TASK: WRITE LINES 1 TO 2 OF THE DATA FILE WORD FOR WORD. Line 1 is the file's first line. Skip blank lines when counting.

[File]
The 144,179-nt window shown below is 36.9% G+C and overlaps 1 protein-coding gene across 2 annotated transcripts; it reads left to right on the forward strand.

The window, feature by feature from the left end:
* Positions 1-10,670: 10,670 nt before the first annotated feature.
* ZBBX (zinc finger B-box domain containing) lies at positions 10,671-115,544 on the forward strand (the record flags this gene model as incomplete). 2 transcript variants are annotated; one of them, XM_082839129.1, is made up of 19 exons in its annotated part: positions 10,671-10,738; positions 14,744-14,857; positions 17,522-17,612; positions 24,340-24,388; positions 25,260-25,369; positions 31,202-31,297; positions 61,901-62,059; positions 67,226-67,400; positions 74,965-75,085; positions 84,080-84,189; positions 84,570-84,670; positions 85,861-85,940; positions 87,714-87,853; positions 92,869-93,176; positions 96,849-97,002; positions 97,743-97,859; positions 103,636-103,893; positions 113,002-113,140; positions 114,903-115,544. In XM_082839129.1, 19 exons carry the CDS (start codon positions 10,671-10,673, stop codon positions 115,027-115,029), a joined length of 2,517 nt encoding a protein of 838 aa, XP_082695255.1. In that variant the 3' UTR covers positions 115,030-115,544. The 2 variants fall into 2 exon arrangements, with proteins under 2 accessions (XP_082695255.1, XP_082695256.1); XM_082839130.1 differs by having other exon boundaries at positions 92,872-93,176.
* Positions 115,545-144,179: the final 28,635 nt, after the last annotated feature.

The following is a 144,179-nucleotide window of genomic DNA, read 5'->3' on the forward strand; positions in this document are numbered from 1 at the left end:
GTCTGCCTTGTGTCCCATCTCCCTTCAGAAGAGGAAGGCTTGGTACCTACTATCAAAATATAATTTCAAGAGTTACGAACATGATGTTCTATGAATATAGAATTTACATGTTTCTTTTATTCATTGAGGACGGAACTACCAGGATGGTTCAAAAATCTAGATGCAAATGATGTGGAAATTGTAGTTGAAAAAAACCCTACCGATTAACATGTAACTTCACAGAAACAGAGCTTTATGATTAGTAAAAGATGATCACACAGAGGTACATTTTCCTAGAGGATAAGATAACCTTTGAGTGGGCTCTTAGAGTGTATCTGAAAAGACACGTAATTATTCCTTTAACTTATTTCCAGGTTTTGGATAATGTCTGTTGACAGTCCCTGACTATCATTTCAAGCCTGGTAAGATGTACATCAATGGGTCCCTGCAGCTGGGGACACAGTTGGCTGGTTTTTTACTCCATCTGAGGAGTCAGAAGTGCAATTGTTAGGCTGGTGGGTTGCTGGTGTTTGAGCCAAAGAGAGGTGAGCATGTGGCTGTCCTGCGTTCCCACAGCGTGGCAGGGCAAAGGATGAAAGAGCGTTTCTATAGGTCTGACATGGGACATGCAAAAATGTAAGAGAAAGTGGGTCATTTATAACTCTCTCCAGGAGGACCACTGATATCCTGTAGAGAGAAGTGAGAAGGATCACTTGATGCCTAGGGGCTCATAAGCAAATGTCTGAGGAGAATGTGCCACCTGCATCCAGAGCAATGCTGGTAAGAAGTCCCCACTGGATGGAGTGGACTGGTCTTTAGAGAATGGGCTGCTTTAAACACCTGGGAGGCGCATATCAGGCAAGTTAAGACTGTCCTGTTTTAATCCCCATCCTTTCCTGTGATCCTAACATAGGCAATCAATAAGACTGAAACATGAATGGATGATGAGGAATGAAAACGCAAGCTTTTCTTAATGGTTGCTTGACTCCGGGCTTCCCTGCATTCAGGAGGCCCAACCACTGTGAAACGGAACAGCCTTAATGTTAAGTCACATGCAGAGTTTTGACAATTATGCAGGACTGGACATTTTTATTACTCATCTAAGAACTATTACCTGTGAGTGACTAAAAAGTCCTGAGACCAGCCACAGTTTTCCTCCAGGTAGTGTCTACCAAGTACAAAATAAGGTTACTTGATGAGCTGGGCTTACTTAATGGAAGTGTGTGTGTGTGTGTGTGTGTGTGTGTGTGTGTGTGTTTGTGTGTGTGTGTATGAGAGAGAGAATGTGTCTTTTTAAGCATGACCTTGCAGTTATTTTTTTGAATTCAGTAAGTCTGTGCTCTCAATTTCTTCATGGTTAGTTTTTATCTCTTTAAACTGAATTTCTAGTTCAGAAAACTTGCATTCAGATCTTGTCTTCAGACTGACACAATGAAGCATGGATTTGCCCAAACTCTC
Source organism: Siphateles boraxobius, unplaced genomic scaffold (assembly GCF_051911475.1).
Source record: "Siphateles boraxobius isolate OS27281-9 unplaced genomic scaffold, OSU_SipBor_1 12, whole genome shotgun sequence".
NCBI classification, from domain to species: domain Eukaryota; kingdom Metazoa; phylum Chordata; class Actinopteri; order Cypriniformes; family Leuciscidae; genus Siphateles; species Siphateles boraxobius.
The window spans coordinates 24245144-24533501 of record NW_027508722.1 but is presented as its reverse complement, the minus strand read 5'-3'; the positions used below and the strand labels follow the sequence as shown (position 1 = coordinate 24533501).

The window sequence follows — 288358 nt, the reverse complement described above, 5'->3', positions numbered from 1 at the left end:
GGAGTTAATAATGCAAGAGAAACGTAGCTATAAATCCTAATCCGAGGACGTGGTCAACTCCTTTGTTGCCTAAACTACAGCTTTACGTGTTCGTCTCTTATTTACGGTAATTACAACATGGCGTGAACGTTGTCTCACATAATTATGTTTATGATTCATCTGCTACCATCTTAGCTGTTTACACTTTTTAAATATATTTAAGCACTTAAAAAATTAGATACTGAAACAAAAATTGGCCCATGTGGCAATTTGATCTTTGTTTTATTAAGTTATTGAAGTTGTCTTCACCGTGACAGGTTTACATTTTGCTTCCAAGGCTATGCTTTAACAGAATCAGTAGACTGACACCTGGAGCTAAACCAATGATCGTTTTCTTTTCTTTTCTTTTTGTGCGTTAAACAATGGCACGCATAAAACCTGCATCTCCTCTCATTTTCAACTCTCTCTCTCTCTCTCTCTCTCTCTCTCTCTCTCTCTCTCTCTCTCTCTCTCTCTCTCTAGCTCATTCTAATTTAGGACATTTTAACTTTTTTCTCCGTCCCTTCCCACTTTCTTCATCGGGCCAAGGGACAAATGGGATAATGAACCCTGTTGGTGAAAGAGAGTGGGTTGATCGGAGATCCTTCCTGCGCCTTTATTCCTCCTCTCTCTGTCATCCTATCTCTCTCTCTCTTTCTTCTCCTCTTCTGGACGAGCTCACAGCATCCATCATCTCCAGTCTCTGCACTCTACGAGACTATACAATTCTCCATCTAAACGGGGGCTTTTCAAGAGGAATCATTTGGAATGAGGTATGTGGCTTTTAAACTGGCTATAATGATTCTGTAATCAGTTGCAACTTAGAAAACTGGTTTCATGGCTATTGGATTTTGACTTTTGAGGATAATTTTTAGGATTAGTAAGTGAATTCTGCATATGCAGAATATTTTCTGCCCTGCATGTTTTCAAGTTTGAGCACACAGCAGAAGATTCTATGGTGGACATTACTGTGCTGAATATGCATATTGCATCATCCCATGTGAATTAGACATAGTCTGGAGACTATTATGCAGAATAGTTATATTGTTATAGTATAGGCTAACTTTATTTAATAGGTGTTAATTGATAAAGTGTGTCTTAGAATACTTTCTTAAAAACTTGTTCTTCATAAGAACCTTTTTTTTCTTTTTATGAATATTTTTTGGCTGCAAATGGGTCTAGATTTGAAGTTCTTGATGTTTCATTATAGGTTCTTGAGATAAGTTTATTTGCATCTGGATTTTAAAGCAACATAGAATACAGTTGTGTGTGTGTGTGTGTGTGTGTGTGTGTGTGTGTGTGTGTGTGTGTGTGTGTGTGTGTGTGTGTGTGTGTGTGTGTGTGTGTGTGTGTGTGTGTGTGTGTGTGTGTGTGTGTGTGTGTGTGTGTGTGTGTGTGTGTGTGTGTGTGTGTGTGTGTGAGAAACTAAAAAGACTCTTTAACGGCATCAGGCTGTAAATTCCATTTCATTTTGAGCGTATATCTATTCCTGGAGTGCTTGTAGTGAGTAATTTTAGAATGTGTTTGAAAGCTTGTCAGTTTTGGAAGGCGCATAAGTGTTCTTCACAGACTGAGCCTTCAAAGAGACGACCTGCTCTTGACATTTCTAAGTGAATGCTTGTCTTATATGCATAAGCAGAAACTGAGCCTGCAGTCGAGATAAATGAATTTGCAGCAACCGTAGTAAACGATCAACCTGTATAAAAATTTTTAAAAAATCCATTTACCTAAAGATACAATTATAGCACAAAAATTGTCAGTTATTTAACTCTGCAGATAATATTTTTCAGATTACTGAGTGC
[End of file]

The 144,179-nt window shown below is 36.9% G+C and overlaps 1 protein-coding gene across 2 annotated transcripts; it reads left to right on the forward strand.

The window, feature by feature from the left end: